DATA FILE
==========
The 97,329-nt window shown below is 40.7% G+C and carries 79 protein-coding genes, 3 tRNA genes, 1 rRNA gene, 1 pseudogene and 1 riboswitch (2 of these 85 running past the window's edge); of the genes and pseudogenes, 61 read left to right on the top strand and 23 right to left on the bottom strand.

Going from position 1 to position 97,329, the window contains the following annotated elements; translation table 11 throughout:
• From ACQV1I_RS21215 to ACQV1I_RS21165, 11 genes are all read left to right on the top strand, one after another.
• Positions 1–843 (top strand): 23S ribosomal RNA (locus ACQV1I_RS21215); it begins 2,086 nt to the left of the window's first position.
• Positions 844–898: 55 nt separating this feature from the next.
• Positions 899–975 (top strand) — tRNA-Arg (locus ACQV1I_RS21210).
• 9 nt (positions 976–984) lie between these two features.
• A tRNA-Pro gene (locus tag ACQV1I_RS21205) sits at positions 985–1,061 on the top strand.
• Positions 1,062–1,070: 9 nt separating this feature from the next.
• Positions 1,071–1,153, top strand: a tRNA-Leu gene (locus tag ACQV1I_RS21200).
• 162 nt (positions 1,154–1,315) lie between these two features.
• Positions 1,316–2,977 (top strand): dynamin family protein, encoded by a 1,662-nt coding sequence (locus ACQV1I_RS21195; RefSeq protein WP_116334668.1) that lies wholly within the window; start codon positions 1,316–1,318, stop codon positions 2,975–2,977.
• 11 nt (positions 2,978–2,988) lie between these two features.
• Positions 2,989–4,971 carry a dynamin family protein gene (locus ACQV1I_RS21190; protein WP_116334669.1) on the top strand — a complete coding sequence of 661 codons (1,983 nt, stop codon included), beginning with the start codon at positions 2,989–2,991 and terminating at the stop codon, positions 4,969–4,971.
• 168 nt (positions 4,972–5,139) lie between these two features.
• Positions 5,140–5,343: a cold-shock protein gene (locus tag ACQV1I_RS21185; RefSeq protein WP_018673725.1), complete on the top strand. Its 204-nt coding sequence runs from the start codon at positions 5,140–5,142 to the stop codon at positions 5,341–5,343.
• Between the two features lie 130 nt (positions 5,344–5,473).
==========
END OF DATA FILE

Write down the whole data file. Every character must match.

The 97,329-nt window shown below is 40.7% G+C and carries 79 protein-coding genes, 3 tRNA genes, 1 rRNA gene, 1 pseudogene and 1 riboswitch (2 of these 85 running past the window's edge); of the genes and pseudogenes, 61 read left to right on the top strand and 23 right to left on the bottom strand.

Going from position 1 to position 97,329, the window contains the following annotated elements; translation table 11 throughout:
• From ACQV1I_RS21215 to ACQV1I_RS21165, 11 genes are all read left to right on the top strand, one after another.
• Positions 1–843 (top strand): 23S ribosomal RNA (locus ACQV1I_RS21215); it begins 2,086 nt to the left of the window's first position.
• Positions 844–898: 55 nt separating this feature from the next.
• Positions 899–975 (top strand) — tRNA-Arg (locus ACQV1I_RS21210).
• 9 nt (positions 976–984) lie between these two features.
• A tRNA-Pro gene (locus tag ACQV1I_RS21205) sits at positions 985–1,061 on the top strand.
• Positions 1,062–1,070: 9 nt separating this feature from the next.
• Positions 1,071–1,153, top strand: a tRNA-Leu gene (locus tag ACQV1I_RS21200).
• 162 nt (positions 1,154–1,315) lie between these two features.
• Positions 1,316–2,977 (top strand): dynamin family protein, encoded by a 1,662-nt coding sequence (locus ACQV1I_RS21195; RefSeq protein WP_116334668.1) that lies wholly within the window; start codon positions 1,316–1,318, stop codon positions 2,975–2,977.
• 11 nt (positions 2,978–2,988) lie between these two features.
• Positions 2,989–4,971 carry a dynamin family protein gene (locus ACQV1I_RS21190; protein WP_116334669.1) on the top strand — a complete coding sequence of 661 codons (1,983 nt, stop codon included), beginning with the start codon at positions 2,989–2,991 and terminating at the stop codon, positions 4,969–4,971.
• 168 nt (positions 4,972–5,139) lie between these two features.
• Positions 5,140–5,343: a cold-shock protein gene (locus tag ACQV1I_RS21185; RefSeq protein WP_018673725.1), complete on the top strand. Its 204-nt coding sequence runs from the start codon at positions 5,140–5,142 to the stop codon at positions 5,341–5,343.
• Between the two features lie 130 nt (positions 5,344–5,473).